From ESL Instructional Resources by Young-Kyung Min, PhD
As the number of international students and 1.5 generation students rapidly increases on our campus, it is important for faculty to create a learning environment in which both native speakers and non-native speakers become an important part of their own learning processes. An effective way to cultivate such an environment is to design course assignments and class activities by utilizing the strengths and challenges of native speakers and non-native speakers.
When designing class assignments and activities, there are some important points for faculty to consider. Let’s take a look at the following assignment prompts.
Watch the Superbowl and discuss its influence on American culture.
Compare David Letterman’s talk show with Conan O’Brien talk show.
Listen to the State of the Union Address by the President and critique his economic vision.
Certain cultural assumptions are deeply embedded in these assignment prompts. They invite us to think about what identities international and 1.5 generation students are expected to enact in these assignments. Such students can be engaged in the assignments in a more meaningful way if they are asked to examine the influence of the most popular sports game in their home countries; compare a well-known talk show in their home countries with one of the talk shows in the US or compare two most well-known talk shows in their home countries; and critique the economic vision of the Presidents of their home countries. This way, they can also help create a global moment in a local classroom by introducing their own cultures and customs. It is important to remember that international students are valuable assets for classroom activities and assignments, and they can help prevent class assignments or projects from being ethnocentric.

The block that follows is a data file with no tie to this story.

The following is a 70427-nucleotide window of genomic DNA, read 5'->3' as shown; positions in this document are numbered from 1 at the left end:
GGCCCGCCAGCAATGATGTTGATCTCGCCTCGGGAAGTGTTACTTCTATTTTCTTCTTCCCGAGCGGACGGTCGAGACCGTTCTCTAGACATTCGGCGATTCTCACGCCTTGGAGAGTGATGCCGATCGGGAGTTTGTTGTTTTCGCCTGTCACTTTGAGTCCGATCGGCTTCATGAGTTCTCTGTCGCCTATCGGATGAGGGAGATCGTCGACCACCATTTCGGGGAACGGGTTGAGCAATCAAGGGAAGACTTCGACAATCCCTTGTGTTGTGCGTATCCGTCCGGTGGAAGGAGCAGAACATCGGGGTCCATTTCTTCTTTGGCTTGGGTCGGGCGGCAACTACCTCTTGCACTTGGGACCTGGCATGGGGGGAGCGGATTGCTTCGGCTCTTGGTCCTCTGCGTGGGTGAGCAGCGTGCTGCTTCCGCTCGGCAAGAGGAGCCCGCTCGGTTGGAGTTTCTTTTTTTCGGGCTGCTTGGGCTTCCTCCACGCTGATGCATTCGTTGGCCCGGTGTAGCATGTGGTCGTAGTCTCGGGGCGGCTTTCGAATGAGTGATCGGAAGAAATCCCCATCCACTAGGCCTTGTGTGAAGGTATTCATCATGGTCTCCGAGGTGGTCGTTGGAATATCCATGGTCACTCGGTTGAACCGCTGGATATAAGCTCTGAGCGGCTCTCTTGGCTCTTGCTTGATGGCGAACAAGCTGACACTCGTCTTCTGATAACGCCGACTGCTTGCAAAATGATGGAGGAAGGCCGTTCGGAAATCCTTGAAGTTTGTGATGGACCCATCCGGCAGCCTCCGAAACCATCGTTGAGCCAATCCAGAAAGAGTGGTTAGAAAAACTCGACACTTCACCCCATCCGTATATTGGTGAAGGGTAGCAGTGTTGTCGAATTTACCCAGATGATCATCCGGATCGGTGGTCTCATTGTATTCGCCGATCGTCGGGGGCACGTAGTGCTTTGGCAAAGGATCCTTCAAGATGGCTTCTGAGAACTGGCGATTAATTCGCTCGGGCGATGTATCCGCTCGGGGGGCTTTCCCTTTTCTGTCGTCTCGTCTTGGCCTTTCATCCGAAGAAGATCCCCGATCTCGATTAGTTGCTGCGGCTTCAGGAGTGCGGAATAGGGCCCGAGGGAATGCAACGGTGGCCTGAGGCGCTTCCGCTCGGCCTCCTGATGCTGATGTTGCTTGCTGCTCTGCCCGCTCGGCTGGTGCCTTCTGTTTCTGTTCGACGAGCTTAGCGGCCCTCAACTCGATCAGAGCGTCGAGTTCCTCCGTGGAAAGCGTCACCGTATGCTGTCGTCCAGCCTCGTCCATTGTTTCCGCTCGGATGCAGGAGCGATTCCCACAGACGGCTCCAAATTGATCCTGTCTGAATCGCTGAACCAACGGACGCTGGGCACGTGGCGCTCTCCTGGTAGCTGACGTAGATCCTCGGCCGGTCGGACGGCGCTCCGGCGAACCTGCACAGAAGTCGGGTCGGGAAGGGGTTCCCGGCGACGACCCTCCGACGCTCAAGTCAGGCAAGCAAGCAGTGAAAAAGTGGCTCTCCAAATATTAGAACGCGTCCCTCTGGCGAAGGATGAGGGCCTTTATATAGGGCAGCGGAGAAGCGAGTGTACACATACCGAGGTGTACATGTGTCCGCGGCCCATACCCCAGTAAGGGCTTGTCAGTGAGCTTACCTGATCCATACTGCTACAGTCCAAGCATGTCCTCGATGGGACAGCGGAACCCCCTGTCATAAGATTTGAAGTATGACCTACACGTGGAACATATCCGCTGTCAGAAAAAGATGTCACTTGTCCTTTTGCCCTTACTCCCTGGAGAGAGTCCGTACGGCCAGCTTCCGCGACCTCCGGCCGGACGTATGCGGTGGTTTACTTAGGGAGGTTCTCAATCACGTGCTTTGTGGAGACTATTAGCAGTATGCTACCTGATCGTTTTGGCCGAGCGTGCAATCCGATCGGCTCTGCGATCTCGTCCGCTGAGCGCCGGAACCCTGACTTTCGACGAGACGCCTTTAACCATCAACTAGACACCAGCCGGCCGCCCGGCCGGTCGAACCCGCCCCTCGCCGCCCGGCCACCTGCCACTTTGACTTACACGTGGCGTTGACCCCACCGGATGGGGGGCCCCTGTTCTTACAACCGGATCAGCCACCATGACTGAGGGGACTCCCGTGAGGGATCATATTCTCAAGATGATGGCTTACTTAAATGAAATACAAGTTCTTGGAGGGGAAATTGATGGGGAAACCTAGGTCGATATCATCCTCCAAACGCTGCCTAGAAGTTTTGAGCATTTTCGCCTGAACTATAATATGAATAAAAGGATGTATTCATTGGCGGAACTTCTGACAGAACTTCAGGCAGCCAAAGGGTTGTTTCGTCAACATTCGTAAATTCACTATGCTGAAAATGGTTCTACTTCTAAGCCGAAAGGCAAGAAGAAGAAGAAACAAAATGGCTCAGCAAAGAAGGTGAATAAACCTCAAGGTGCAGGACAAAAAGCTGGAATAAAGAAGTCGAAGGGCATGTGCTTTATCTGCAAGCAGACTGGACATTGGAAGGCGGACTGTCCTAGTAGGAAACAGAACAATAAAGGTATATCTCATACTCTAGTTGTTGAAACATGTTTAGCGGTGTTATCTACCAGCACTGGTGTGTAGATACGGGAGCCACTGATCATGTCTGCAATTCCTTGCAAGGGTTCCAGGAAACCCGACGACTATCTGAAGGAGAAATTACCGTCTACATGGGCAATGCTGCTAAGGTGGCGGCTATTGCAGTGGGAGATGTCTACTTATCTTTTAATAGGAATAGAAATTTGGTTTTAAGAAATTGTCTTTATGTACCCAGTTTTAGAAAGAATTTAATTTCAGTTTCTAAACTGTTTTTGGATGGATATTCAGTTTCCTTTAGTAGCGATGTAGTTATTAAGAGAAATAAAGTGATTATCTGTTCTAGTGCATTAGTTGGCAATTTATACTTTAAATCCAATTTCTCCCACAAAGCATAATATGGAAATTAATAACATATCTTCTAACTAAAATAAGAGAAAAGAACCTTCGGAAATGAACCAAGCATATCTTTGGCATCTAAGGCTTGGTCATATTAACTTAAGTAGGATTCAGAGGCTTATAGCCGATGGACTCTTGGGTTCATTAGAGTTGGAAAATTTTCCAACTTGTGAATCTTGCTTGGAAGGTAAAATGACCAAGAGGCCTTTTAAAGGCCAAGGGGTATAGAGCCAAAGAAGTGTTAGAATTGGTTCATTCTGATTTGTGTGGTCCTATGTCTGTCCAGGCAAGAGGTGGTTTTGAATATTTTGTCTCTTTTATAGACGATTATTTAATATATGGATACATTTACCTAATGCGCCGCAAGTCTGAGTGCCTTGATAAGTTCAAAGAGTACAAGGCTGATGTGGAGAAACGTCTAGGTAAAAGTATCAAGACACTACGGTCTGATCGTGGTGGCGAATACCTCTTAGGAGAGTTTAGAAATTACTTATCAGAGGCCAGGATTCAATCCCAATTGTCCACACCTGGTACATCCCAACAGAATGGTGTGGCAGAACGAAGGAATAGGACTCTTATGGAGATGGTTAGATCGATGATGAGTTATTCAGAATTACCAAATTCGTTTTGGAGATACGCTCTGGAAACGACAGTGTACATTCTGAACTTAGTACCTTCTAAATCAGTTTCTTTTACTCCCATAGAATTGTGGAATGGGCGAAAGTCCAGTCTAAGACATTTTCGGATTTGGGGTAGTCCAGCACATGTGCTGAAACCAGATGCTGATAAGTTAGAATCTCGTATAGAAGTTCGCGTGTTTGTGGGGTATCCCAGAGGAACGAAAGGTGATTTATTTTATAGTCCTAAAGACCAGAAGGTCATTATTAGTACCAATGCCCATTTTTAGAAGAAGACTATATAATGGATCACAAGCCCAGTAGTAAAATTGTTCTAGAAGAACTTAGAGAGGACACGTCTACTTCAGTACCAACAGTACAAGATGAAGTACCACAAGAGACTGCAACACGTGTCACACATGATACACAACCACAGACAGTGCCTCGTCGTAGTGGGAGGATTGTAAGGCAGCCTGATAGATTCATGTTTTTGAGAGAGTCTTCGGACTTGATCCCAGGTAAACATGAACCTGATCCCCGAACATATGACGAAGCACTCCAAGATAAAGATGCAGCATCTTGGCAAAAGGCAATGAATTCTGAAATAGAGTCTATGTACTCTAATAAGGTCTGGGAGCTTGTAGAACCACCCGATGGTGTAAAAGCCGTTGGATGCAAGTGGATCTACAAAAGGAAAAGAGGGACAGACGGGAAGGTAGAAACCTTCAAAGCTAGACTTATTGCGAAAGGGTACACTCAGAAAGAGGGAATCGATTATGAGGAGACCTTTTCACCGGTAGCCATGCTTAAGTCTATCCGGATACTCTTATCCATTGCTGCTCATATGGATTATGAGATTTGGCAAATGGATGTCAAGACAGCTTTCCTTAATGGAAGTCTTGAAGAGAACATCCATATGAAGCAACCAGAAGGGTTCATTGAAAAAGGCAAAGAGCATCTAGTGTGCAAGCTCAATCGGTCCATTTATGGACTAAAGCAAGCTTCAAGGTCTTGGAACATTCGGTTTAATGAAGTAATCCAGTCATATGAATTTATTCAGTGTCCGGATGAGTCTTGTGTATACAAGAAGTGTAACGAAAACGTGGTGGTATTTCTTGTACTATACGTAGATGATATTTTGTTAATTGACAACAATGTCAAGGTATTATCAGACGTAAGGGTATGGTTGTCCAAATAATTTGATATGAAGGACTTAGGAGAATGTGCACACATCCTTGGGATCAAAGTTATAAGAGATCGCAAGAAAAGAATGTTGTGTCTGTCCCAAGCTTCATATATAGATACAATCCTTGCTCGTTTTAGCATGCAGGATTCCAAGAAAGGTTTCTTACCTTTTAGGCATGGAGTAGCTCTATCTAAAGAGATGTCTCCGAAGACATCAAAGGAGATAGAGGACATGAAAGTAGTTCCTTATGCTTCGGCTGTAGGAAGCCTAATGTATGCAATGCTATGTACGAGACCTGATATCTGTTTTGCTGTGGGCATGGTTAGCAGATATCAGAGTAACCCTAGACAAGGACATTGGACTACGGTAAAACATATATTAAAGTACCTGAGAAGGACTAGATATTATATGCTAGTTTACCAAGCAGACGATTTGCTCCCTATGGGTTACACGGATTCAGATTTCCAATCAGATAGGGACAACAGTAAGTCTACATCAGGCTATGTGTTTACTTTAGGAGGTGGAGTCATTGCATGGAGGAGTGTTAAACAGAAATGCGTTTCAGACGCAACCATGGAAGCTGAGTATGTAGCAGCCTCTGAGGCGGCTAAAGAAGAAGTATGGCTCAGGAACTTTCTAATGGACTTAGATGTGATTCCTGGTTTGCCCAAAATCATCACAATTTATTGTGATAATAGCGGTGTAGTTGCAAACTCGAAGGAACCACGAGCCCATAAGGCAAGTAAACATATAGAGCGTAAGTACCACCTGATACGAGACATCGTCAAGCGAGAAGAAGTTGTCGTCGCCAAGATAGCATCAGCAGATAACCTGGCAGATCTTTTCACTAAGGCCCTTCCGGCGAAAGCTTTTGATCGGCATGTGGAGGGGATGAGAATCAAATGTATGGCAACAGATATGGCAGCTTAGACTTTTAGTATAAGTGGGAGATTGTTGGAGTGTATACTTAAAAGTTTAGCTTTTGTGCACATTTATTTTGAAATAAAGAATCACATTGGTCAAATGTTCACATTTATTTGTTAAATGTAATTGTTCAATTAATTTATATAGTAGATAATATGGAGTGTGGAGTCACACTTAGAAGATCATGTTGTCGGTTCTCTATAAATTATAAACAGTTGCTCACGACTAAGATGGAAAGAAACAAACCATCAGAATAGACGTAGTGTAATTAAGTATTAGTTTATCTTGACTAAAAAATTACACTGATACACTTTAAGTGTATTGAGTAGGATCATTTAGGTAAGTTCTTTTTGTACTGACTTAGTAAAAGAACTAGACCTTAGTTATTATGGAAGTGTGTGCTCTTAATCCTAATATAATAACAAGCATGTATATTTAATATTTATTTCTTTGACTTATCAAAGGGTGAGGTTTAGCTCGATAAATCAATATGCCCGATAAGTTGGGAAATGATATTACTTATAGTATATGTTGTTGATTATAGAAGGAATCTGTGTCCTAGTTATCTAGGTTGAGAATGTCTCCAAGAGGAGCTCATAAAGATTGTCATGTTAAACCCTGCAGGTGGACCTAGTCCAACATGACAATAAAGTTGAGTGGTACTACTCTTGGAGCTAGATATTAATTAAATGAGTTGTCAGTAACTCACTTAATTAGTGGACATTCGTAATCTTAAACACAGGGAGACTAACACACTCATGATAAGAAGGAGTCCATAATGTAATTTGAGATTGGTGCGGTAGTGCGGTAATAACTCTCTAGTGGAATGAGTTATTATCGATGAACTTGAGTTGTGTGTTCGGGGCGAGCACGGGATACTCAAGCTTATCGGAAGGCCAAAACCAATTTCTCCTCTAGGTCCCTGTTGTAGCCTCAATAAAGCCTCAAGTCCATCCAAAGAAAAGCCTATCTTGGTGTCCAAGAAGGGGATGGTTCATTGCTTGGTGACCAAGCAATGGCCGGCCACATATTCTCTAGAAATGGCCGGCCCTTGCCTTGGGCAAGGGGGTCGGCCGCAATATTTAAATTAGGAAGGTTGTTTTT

When faculty design a group project that requires an international perspective, international students and 1.5 generation students can take a more active role in the research process while native-English-speaking students can be more active in writing the paper. Native speakers become language informants and non-native speakers become cultural informants for their group project.
If it is a speaking assignment, faculty may pair an ESL student with a native speaker; the ESL student becomes the discussant for a native-English-speaking presenter. The ESL student should read the native speaker’s presentation material before the presentation and conduct the Q&A session for the native speaker. They get to know each other’s presentation topics beforehand and can help each other develop their ideas further for their projects (it is similar to the Discussant and Presenter format that is often used in professional conferences). This way, faculty can foster interactions between both groups of students that can benefit the learning of both students.